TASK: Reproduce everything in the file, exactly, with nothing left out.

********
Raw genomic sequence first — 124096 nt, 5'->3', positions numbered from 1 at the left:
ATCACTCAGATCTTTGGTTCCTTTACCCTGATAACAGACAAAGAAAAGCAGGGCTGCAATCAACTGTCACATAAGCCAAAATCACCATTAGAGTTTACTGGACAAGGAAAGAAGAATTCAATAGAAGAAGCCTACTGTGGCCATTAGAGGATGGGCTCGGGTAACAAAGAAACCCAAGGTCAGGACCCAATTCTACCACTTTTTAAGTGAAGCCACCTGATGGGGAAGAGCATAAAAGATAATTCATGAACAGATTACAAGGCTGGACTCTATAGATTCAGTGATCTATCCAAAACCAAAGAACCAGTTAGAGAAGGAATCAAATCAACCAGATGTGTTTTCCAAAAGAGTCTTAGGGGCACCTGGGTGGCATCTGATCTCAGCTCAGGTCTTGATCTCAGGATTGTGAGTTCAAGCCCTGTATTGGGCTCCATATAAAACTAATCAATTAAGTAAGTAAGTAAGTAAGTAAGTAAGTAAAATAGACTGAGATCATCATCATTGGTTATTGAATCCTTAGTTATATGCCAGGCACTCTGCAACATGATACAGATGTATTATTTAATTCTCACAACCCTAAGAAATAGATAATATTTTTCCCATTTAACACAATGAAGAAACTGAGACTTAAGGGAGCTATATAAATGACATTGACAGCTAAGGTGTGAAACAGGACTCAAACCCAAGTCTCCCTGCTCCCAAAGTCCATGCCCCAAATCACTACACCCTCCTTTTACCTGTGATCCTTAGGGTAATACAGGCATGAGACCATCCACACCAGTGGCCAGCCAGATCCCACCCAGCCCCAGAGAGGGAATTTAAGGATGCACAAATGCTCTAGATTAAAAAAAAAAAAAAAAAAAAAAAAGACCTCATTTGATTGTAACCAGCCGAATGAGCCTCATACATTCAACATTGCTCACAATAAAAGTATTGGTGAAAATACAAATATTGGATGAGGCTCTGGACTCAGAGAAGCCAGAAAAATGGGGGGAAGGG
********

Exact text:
Raw genomic sequence first — 124096 nt, 5'->3', positions numbered from 1 at the left:
ATCACTCAGATCTTTGGTTCCTTTACCCTGATAACAGACAAAGAAAAGCAGGGCTGCAATCAACTGTCACATAAGCCAAAATCACCATTAGAGTTTACTGGACAAGGAAAGAAGAATTCAATAGAAGAAGCCTACTGTGGCCATTAGAGGATGGGCTCGGGTAACAAAGAAACCCAAGGTCAGGACCCAATTCTACCACTTTTTAAGTGAAGCCACCTGATGGGGAAGAGCATAAAAGATAATTCATGAACAGATTACAAGGCTGGACTCTATAGATTCAGTGATCTATCCAAAACCAAAGAACCAGTTAGAGAAGGAATCAAATCAACCAGATGTGTTTTCCAAAAGAGTCTTAGGGGCACCTGGGTGGCATCTGATCTCAGCTCAGGTCTTGATCTCAGGATTGTGAGTTCAAGCCCTGTATTGGGCTCCATATAAAACTAATCAATTAAGTAAGTAAGTAAGTAAGTAAGTAAGTAAAATAGACTGAGATCATCATCATTGGTTATTGAATCCTTAGTTATATGCCAGGCACTCTGCAACATGATACAGATGTATTATTTAATTCTCACAACCCTAAGAAATAGATAATATTTTTCCCATTTAACACAATGAAGAAACTGAGACTTAAGGGAGCTATATAAATGACATTGACAGCTAAGGTGTGAAACAGGACTCAAACCCAAGTCTCCCTGCTCCCAAAGTCCATGCCCCAAATCACTACACCCTCCTTTTACCTGTGATCCTTAGGGTAATACAGGCATGAGACCATCCACACCAGTGGCCAGCCAGATCCCACCCAGCCCCAGAGAGGGAATTTAAGGATGCACAAATGCTCTAGATTAAAAAAAAAAAAAAAAAAAAAAAAGACCTCATTTGATTGTAACCAGCCGAATGAGCCTCATACATTCAACATTGCTCACAATAAAAGTATTGGTGAAAATACAAATATTGGATGAGGCTCTGGACTCAGAGAAGCCAGAAAAATGGGGGGAAGGG